As part of the scribings which the plotter can produce, the plotter has the added feature of being able to mark and X at either an initialized point or a destination and this is accomplished as far as initialization is concerned as follows: With respect to remote initialization a pen slewing unit 86 provides motor drive unit 78 with the appropriate signals to move the pen to any desired location on the charting surface which is defined by the depression of north, east, south and west switches in keyboard 52. Upon arriving at the desired location, a chart marker 88 unit is actuated so that the motor drive unit is driven such that the pen draws an "X" at the spot at which the pen resides. Should there be no remote initialization the pen is initially slewed to the point on the chart, which is indicated by the signals from the LORAN C receiver. An "X" is drawn at this point by actuating the chart marking circuit after the pen has been slewed to this initialization point. In other words, for initialization, an "X" is drawn wherever the pen is left after actuating the N, E, S and W switches.
With respect to destinations, these too may be recorded on the chart by calling out from the destination unit the coordinates of the particular destination and by driving the pen to this destination and then actuating the chart marker to mark an "X".
It will be appreciated that the utilization of "X" as the denominator of the pen position is one of convenience, since it is exceedingly simple to drive a pen in two orthogonal slanted directions to make a mark on the paper. Alternatively, of course, a program could be devised to draw a circle around the pen position but this, of course, would require an order of complexity not generally warranted.
Referring now to FIGS. 4A through 4G, the routine described depicts a step by step operation of the plotting unit as carried out by the plotter of FIG. 3.
As illustrated, first the machine is started and sets up a stack vector. The stack vector refers to a number of memory locations that are used to keep track of all functions that are being performed in the plotter. Next, a floating point register is initialized for floating point operations. The information that is coming in from the LORAN C to the plotter is in terms of binary data. All calculations performed within the plotter are done in floating point operations. Before going ahead and using the floating point operation package, a set of initial conditions must be set up. The next process step is to clear the RAM memory which is a series of memory locations within the plotter that are used as scratch pad memories to do calculations and to store data. When the plotter is started by applying power, all of these memories are cleared.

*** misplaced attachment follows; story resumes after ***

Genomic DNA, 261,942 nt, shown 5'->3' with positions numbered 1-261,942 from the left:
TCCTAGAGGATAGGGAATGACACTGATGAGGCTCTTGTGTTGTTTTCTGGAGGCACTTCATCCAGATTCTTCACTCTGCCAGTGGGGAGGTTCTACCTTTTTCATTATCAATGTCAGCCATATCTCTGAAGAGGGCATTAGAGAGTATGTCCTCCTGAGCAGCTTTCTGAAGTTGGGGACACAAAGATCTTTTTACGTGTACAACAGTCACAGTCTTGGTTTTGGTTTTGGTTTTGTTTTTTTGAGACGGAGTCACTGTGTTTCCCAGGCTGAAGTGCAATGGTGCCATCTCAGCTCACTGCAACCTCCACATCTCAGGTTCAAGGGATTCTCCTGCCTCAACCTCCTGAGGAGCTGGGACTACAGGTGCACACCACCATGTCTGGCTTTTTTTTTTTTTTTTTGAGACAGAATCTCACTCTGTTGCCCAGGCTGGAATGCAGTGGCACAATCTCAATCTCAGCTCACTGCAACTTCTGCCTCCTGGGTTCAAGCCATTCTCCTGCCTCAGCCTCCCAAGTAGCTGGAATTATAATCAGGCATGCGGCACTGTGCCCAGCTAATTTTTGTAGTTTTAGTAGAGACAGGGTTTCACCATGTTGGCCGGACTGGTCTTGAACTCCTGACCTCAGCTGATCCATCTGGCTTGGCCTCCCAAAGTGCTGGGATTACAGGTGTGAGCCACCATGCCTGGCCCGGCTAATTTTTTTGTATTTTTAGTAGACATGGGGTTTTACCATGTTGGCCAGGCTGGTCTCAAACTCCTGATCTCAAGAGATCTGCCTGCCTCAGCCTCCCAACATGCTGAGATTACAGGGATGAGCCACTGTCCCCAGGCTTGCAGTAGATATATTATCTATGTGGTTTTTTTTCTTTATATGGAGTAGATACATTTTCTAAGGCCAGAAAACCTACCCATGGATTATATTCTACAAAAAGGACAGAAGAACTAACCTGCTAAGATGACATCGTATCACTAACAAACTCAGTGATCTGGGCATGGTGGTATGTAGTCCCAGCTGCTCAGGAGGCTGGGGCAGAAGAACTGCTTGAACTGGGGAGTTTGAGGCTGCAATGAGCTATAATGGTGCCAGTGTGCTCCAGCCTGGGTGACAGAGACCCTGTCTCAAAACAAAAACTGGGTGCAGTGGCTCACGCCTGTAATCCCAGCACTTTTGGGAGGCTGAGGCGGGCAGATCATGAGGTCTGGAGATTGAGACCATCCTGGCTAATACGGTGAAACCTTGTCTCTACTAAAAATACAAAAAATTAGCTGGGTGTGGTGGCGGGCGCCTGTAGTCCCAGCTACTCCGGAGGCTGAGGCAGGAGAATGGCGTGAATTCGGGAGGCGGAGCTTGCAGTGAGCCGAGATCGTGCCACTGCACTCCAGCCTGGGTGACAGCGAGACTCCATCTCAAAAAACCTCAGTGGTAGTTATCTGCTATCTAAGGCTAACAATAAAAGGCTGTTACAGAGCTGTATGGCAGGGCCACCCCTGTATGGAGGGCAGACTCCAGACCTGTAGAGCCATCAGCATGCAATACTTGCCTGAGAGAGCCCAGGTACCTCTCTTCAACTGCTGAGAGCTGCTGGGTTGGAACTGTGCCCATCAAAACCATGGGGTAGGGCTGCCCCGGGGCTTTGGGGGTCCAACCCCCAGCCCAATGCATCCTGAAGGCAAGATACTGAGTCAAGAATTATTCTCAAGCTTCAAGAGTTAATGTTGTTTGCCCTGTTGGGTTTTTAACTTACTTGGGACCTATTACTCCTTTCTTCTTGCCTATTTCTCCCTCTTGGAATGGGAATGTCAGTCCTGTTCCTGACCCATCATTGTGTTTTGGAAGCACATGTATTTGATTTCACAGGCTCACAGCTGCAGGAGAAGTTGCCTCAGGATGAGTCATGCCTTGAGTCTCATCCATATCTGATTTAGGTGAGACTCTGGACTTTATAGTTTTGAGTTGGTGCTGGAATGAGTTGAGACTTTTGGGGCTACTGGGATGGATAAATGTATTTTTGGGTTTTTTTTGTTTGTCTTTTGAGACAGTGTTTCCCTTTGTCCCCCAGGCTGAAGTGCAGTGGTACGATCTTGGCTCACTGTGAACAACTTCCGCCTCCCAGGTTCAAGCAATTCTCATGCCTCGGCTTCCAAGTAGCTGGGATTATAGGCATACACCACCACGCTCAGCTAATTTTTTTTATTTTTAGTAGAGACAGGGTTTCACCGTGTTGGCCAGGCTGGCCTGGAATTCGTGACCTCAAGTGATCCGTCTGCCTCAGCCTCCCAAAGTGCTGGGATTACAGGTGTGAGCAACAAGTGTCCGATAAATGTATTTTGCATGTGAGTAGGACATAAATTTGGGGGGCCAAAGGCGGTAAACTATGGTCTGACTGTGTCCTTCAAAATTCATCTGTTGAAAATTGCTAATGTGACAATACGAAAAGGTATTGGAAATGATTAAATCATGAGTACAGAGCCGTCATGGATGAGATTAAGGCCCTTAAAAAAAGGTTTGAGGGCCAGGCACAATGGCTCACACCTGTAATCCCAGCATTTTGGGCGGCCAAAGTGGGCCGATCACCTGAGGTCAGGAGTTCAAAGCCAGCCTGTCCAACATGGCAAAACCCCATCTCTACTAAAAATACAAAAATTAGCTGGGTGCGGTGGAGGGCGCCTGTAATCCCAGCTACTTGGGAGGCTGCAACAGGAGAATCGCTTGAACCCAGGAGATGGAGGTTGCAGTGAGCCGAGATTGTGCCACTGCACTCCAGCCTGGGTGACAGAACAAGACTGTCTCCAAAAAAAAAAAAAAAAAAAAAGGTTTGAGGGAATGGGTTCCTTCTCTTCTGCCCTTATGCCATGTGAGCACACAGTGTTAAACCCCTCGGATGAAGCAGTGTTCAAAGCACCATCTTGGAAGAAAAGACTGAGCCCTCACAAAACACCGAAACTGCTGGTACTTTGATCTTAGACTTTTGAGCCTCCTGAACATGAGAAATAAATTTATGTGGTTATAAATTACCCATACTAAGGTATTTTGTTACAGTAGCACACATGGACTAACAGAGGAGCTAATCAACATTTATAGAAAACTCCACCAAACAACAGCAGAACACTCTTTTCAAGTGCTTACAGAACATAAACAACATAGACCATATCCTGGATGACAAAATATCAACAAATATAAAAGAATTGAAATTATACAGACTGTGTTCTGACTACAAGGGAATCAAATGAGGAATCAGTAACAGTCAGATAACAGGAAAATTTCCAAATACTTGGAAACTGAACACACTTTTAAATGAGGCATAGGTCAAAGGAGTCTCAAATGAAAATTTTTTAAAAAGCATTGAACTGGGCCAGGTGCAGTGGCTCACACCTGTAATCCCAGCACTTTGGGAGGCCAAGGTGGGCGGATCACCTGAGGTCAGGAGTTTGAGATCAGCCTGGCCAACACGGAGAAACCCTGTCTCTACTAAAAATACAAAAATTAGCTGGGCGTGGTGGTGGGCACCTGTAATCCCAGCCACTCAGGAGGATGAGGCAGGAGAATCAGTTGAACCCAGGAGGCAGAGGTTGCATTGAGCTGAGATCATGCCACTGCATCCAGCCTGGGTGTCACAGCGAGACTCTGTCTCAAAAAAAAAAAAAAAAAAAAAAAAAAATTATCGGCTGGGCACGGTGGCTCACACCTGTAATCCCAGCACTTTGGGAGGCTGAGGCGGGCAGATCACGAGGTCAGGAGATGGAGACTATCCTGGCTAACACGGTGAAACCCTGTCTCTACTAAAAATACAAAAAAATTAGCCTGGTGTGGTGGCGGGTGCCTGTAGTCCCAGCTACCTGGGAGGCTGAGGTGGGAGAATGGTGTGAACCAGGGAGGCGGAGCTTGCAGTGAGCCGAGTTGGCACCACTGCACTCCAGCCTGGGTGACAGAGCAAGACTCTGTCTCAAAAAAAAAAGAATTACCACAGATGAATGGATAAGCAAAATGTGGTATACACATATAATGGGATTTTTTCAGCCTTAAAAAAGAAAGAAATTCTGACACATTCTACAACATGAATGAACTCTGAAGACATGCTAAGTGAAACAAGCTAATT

The next step is the lamp test. This refers to a test which assures that all portions of the plotter are in operating condition. This is indicated by the number 8 appearing at all display locations, indicating that all segments of the display are working. The routine then calls for a TDin step. The TDin package consists of knowing when the LORAN C receiver will send a TD over to the plotter. This step sets up all the requirements so that the TDs coming in from LORAN C can be accepted, received and stored. In this step, an interrupt is set up so that the plotter functions can be interrupted pending proper TDs. Next, the TDs are read in from the LORAN C receiver. The next step is the CALL TDLPI step to determine which of the TDs is larger and also to determine if the same TD is being read. Thus, this routine decides whether the TDs are correct numbers or not. It will reject TDs that are not correct. It will then recognize and identify whether the first TD in is TDA or TDB. The criteria for determining whether there are in fact two TDs is that there should be at least 10,000 microseconds difference between the two. If the TDs are less than 10,000 microseconds apart, then they are either the same TD or they are wrong. The unit then decides which is the smaller of the two and displays it as TD1. This number is also established as the binary reference TD1RB. Thereafter, TD2RB is established as a binary reference.
The next step is the CALL KB GRI routine to recognize the GRI. The GRI is read from the hard wired switches within the plotter or it reads in a keyboard selected GRI. Thereafter a pen slewing is allowed to the desired position, either a reference position or the present position. At this point, an INIT/PLOT flag is generated.
The next step is the inhibit INIT/PLOT switch. This keeps the operator from requesting the default initialization after the first entry.
The next step is the CALL KRONK step in which the display is blanked and the conversion from binary TDs to floating TDs is accomplished.
The next step is the CALL STASEL step, which identifies the coordinates of the master and slave, the GRI and TD1, TD2.